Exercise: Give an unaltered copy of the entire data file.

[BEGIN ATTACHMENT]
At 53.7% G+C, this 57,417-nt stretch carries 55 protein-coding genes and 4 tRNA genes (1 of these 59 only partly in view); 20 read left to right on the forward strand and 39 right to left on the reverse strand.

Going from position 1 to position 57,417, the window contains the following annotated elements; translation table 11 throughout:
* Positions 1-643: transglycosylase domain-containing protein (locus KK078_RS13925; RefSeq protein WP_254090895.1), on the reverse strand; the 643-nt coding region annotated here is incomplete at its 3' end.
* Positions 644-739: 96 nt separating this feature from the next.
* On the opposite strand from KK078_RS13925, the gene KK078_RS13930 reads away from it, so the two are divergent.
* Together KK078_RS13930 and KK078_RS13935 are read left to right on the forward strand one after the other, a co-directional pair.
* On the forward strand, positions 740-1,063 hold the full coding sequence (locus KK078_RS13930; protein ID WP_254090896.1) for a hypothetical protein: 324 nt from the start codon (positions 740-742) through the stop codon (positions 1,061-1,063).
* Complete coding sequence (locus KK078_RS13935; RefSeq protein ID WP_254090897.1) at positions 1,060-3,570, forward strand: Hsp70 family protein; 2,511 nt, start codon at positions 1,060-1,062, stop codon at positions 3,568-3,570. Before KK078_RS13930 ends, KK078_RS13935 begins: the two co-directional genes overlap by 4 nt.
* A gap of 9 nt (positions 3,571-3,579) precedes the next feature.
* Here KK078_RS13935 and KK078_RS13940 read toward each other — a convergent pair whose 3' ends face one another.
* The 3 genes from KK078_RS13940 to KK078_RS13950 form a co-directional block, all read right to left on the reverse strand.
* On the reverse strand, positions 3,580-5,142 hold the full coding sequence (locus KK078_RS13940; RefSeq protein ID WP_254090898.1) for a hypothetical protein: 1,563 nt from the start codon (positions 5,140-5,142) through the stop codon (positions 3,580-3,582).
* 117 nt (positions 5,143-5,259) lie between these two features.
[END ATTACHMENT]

At 53.7% G+C, this 57,417-nt stretch carries 55 protein-coding genes and 4 tRNA genes (1 of these 59 only partly in view); 20 read left to right on the forward strand and 39 right to left on the reverse strand.

Going from position 1 to position 57,417, the window contains the following annotated elements; translation table 11 throughout:
* Positions 1-643: transglycosylase domain-containing protein (locus KK078_RS13925; RefSeq protein WP_254090895.1), on the reverse strand; the 643-nt coding region annotated here is incomplete at its 3' end.
* Positions 644-739: 96 nt separating this feature from the next.
* On the opposite strand from KK078_RS13925, the gene KK078_RS13930 reads away from it, so the two are divergent.
* Together KK078_RS13930 and KK078_RS13935 are read left to right on the forward strand one after the other, a co-directional pair.
* On the forward strand, positions 740-1,063 hold the full coding sequence (locus KK078_RS13930; protein ID WP_254090896.1) for a hypothetical protein: 324 nt from the start codon (positions 740-742) through the stop codon (positions 1,061-1,063).
* Complete coding sequence (locus KK078_RS13935; RefSeq protein ID WP_254090897.1) at positions 1,060-3,570, forward strand: Hsp70 family protein; 2,511 nt, start codon at positions 1,060-1,062, stop codon at positions 3,568-3,570. Before KK078_RS13930 ends, KK078_RS13935 begins: the two co-directional genes overlap by 4 nt.
* A gap of 9 nt (positions 3,571-3,579) precedes the next feature.
* Here KK078_RS13935 and KK078_RS13940 read toward each other — a convergent pair whose 3' ends face one another.
* The 3 genes from KK078_RS13940 to KK078_RS13950 form a co-directional block, all read right to left on the reverse strand.
* On the reverse strand, positions 3,580-5,142 hold the full coding sequence (locus KK078_RS13940; RefSeq protein ID WP_254090898.1) for a hypothetical protein: 1,563 nt from the start codon (positions 5,140-5,142) through the stop codon (positions 3,580-3,582).
* 117 nt (positions 5,143-5,259) lie between these two features.